Dating violence among emancipating foster youth

When the state fails in its responsibility to protect children wholly dependent on it by not providing for their developmental needs, there are grim consequences.Youth who are transitioning to adulthood need to have well developed self-esteem and self-efficacy skills that equip them to manage relationships in multiple contexts, including education and employment settings, as well as with friends and family members.School-level interventions included the use of temporary school-based restraining orders, higher levels of faculty and security presence in "hot spots," and raising awareness schoolwide.Researchers found that, compared with the control group who received no intervention, students who received the school-level intervention or both the school- and classroom-level interventions experienced reduced levels of dating violence and sexual harassment.During National Foster Care Month, we renew our commitment to ensuring a bright future for the more than 400,000 children and youth in foster care, and we celebrate all those who make a meaningful difference in their lives.Throughout its more than 100-year history, the Children’s Bureau has worked to assist children and youth in foster care; engage youth in decisions that affect their lives; and support foster families, kinship caregivers, child welfare professionals, and others who help these children.Youth who had the support of a mentor also demonstrated a decreased participation in unhealthy behaviors, such as unprotected sexual activity, alcohol and substance abuse, and delinquent activities.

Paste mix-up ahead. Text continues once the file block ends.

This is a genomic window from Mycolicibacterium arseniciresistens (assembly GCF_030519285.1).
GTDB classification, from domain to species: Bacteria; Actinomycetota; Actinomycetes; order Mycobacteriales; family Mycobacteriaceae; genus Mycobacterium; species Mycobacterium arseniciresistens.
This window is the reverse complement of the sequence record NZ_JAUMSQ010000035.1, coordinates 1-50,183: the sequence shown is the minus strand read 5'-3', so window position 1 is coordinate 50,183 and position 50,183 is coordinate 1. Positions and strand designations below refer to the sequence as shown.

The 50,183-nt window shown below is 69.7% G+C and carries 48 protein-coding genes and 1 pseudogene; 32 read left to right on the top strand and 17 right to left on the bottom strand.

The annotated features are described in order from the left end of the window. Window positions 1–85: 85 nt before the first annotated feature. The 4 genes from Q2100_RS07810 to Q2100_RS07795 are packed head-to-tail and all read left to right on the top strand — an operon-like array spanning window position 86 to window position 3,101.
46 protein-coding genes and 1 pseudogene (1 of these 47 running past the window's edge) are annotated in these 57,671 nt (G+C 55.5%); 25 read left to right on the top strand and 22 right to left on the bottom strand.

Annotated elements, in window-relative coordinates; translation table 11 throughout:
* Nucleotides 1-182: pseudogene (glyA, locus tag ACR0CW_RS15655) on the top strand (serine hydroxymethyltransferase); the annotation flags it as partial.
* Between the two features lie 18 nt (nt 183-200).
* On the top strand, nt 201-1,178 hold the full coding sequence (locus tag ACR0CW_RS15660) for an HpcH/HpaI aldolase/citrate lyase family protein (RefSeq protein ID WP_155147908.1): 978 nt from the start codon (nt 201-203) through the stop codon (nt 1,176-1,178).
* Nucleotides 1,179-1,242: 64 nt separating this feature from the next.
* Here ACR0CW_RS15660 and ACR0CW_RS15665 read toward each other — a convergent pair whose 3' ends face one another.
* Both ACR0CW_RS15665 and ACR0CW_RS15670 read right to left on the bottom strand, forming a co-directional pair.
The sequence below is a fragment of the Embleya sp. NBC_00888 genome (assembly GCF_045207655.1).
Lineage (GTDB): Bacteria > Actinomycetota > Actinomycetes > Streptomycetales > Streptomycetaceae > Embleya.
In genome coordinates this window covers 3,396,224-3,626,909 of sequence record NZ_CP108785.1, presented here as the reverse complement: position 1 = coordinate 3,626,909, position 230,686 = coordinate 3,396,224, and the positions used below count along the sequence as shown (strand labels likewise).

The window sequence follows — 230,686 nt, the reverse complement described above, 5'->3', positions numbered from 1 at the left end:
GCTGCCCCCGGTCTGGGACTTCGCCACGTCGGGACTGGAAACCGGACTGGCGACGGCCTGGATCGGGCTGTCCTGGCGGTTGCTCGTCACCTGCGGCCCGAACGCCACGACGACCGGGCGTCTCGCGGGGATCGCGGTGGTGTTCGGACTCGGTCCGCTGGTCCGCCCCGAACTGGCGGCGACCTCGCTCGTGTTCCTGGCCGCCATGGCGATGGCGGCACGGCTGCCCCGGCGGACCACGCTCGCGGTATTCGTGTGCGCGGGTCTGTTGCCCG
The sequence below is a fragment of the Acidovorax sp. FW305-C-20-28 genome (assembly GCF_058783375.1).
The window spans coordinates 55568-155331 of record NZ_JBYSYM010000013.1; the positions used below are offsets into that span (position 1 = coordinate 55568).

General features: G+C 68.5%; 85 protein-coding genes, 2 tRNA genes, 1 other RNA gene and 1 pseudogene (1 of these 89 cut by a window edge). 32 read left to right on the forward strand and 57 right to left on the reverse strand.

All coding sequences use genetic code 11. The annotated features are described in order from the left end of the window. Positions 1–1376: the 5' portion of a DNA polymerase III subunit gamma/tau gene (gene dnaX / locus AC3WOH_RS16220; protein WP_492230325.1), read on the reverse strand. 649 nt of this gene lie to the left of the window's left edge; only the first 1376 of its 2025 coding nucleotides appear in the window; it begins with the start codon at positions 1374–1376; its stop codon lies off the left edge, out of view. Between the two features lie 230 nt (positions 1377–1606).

Ideally, foster youth should have a place to call home upon emancipation from the child welfare system, with connections to caring adults who can provide support, including helping them access necessary resources and services. Now that I’m on the streets, I honestly feel I would have been better off in an abusive home with a father who beat me; at least he would have taught me how to get a job and pay the bills.You can’t live here anymore.” My social worker showed up—I was still in my little graduation dress and heels, my flowers, my cap on. [She just] told me, “I’ve called around and found a shelter for you.Most entered foster care because abuse or neglect at home triggered the duty of the state to step in and protect them.The state becomes parent; in that role, it must provide special measures of protection.Often, youth in the foster care system have lived through multiple traumas and disruptive events by the time they begin their transition to adulthood.

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